On July 16, 1997, Episcopal priest, the Rev. Charles Martin “Marty” Davis, was brutally murdered in his Brainerd home, severely beaten and shot “six or seven times.” An autopsy found no evidence of drugs, alcohol or sexual assault. Robbery was ruled out as a motive as there was money in the house. To this day the crime remains unsolved.
Sometime in 2004, maybe earlier, 10th Judicial District Circuit Court Judge John Hagler of Cleveland asked his personal secretary, Nona Rogers, to transcribe an audio cassette he had dictated regarding a legal matter he was working on. It was a common enough request and routine in her duties, and when Nona Rogers finished transcribing side A of the tape, she flipped it over to listen to side B. She would later testify in open court that when she heard what was on side B of the tape, “I shook all over. I was just numb.” She described side B as “heinous.”
According to Nona, the voice on the tape was that of her boss of 18 years, Judge John B. Hagler, and as she listened to the “depraved” things her boss was saying, she immediately thought of the brutal killing of Marty Davis back in ’97. She said Judge John Hagler went to church with Marty Davis and even taught a Bible class there. She testified that the young priest would often visit the judge’s office and call him on the phone. In fact, Nona admitted that because of the “male topic” of Hagler’s tape, Marty Davis “was the first person who came to mind.”
When asked if she had discussed her discovery of what was on side B of the tape with Hagler, Nona testified, “I could not discuss it with the person that may have committed the crime.” She took the tape home and hid it. She said her husband didn’t want to listen to Hagler’s tape, so “I just told him that it was evil.” The only person Nona played Hagler’s tape for was a co‑worker, Gladys Floyd. She let Gladys hear a small portion of the recording and then warned her “to never let herself be alone with (Judge Hagler).” Nona is even quoted as saying, “I told my family if anything happened to me, look to Judge Hagler first.”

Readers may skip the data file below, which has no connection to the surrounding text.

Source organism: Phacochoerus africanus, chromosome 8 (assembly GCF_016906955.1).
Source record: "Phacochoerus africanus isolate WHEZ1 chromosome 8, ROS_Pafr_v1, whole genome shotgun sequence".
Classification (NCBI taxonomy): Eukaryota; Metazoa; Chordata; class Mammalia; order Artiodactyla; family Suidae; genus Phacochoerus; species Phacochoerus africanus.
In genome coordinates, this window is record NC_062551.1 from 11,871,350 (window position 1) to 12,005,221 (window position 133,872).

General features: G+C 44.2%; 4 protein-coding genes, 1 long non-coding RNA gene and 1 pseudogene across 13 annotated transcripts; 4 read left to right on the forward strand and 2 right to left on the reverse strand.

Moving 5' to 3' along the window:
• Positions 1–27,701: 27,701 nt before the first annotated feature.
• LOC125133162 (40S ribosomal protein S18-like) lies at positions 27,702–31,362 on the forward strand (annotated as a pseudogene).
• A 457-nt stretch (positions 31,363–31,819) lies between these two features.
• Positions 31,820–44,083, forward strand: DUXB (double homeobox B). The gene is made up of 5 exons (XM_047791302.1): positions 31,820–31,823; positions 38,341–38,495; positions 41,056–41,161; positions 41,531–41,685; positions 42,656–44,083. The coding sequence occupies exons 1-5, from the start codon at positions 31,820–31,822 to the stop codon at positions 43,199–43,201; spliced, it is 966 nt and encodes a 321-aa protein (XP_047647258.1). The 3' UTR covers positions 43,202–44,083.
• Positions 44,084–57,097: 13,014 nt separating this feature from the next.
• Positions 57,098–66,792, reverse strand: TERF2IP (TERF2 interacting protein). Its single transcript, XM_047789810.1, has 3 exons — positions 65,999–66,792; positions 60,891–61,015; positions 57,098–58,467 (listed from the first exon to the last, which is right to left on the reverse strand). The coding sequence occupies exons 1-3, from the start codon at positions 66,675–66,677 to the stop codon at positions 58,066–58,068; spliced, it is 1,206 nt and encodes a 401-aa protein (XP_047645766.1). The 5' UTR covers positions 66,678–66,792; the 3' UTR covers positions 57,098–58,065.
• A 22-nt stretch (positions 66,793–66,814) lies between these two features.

Business at the judge’s office continued as usual until around November, 2005 when Nona and Hagler had a falling out over her husband’s decision to run for Circuit Court Clerk and Hagler fired her in a fit of pique. The day after she was fired, Nona turned the Hagler tape over to the Chattanooga police department and, in turn, the FBI, and eventually news of the tape was “leaked” to the media.
The Chattanooga PD testified that Hagler’s tape contained “shocking” dialogue relating to a murder and torture. When asked in court if Hagler’s tape described the Marty Davis murder, CPD Sgt. Alan Franks replied, “Yes it did, in detail.” He went on the say, “(The tape) sounded like someone being tortured. The content was so shocking. I have been a police officer for 24 years …” No one knows what Sgt. Franks was going to say next, because defense counsel objected before he could finish his statement.
In 2007, Mike Hall, who was head of the 10th Judicial Drug Task Force at the time, told HTC the Hagler tape “contains talk of torture and murder,” and “was like listening to Hannibal Lecter at mealtime.”
But while Hannibal Lector wanted to eat your liver with fava beans and a nice Chianti, if all the people who listened to the tape can be believed, it wasn’t Davis’ liver Hagler wanted to eat. But, being ever mindful of their family audience, the media simply referred to the torture tape as depicting Hagler’s “graphic fantasies.” Hagler conceded the media’s description, “graphic fantasies,” was “accurate and sufficient … and all any decent person would want to hear of it.”
But decent people should want to hear of it. John Hagler was on the bench in 1997 when Marty Davis was murdered. He knew the guy, went to church with him, talked on the phone, was in his office and the first thing Nona Davis thought of when she heard Hagler’s tape was the murder of Marty Davis. Furthermore, when this story broke in 2007, an eyewitness told HTC that he had seen a “briefcase or satchel” on the floor of Hagler’s office containing “dozens of tapes” similar to the torture tape.